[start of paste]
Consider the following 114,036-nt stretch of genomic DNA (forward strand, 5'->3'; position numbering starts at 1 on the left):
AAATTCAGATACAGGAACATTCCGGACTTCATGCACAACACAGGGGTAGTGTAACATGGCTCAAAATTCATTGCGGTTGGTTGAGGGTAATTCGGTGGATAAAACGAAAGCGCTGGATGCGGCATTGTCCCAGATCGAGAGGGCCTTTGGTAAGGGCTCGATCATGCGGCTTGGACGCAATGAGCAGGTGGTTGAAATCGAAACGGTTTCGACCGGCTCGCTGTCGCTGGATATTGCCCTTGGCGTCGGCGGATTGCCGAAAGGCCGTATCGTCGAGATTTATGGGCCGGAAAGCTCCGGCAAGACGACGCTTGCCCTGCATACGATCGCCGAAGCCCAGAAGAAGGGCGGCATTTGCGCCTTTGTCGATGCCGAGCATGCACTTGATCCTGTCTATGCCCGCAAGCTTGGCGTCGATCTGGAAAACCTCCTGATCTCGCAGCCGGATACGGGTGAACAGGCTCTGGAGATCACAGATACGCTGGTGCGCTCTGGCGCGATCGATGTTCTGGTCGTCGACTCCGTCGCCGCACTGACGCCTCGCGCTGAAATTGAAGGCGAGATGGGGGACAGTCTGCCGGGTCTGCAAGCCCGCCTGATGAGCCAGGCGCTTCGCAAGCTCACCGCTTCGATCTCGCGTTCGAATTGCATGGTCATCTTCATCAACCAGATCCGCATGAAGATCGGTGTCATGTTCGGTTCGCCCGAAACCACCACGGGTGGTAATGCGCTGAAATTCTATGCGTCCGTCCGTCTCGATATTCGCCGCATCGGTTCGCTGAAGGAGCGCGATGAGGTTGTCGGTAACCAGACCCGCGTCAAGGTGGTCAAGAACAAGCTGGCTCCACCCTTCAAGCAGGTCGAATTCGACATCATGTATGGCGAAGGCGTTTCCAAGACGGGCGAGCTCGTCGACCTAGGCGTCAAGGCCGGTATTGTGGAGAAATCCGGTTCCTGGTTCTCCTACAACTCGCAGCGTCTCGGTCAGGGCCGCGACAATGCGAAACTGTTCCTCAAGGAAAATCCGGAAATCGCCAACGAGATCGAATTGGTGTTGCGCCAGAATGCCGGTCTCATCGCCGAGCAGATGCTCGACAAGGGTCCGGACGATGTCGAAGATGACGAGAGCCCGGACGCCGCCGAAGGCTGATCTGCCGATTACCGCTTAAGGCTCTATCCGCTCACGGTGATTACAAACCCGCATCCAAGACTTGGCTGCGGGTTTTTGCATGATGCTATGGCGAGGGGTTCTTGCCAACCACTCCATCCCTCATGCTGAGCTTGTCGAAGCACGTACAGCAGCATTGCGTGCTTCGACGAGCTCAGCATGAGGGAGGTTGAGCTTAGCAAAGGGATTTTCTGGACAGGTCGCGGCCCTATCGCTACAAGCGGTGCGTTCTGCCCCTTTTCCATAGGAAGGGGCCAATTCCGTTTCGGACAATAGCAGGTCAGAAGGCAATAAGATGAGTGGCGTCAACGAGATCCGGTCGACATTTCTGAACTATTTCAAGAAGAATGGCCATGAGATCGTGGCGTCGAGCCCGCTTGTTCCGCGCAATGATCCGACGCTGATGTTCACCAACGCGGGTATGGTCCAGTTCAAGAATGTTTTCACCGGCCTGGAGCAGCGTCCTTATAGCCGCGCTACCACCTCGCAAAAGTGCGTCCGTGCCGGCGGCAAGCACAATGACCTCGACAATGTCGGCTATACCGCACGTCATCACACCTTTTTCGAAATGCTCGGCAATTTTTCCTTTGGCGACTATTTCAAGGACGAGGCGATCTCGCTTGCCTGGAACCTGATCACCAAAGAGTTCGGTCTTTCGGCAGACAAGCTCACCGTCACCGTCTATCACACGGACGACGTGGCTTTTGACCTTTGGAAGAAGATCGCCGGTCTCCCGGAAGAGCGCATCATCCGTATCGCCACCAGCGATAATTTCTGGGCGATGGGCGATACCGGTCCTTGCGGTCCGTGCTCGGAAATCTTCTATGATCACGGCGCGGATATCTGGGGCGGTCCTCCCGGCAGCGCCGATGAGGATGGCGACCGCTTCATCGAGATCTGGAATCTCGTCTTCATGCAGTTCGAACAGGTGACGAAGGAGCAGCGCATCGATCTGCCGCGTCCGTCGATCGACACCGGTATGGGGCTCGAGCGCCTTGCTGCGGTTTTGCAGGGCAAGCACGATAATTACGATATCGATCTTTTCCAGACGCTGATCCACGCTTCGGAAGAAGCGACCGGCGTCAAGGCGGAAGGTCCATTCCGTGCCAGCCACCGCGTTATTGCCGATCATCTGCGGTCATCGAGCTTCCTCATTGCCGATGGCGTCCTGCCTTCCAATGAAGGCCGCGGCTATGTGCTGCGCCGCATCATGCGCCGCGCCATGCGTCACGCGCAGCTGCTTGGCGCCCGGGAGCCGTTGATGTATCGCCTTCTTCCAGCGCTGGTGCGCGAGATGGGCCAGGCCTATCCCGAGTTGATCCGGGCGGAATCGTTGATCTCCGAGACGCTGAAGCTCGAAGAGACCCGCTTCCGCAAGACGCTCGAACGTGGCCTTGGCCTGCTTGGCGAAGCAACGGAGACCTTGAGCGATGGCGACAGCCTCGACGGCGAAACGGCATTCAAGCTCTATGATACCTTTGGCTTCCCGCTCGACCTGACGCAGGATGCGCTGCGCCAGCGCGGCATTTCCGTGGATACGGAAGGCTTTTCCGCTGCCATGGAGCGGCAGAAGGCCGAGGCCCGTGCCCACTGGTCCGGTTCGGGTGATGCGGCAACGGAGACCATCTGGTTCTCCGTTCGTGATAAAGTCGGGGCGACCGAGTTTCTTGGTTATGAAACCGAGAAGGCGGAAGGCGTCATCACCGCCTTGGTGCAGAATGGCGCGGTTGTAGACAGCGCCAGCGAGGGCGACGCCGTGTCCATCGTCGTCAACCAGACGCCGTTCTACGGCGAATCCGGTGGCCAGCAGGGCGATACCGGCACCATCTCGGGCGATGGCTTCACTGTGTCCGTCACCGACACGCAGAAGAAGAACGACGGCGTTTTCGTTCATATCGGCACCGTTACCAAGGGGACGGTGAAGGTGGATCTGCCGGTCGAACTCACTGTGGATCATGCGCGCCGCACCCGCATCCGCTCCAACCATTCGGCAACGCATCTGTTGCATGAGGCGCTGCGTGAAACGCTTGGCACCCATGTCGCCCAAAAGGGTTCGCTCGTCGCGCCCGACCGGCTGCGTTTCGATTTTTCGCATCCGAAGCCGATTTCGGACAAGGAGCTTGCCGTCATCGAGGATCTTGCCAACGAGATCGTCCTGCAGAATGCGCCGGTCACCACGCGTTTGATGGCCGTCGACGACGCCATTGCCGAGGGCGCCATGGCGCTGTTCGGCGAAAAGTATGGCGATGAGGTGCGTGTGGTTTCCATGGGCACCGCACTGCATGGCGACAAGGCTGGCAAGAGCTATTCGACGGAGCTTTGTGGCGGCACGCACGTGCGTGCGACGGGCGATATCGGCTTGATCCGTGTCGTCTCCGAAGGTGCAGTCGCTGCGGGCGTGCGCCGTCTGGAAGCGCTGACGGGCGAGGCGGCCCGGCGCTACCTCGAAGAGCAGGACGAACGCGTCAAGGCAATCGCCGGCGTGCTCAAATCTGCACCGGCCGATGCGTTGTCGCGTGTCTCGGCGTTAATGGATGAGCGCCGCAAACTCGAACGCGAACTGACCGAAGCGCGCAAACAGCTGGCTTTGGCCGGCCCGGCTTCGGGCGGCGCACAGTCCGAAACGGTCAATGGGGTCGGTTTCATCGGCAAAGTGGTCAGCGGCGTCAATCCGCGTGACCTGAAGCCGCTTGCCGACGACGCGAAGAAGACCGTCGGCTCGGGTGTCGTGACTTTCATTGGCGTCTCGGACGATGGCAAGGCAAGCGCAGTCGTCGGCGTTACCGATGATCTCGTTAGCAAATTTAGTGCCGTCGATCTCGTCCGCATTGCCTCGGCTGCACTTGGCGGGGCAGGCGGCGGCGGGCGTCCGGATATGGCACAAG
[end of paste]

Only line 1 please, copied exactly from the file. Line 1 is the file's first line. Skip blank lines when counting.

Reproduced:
Consider the following 114,036-nt stretch of genomic DNA (forward strand, 5'->3'; position numbering starts at 1 on the left):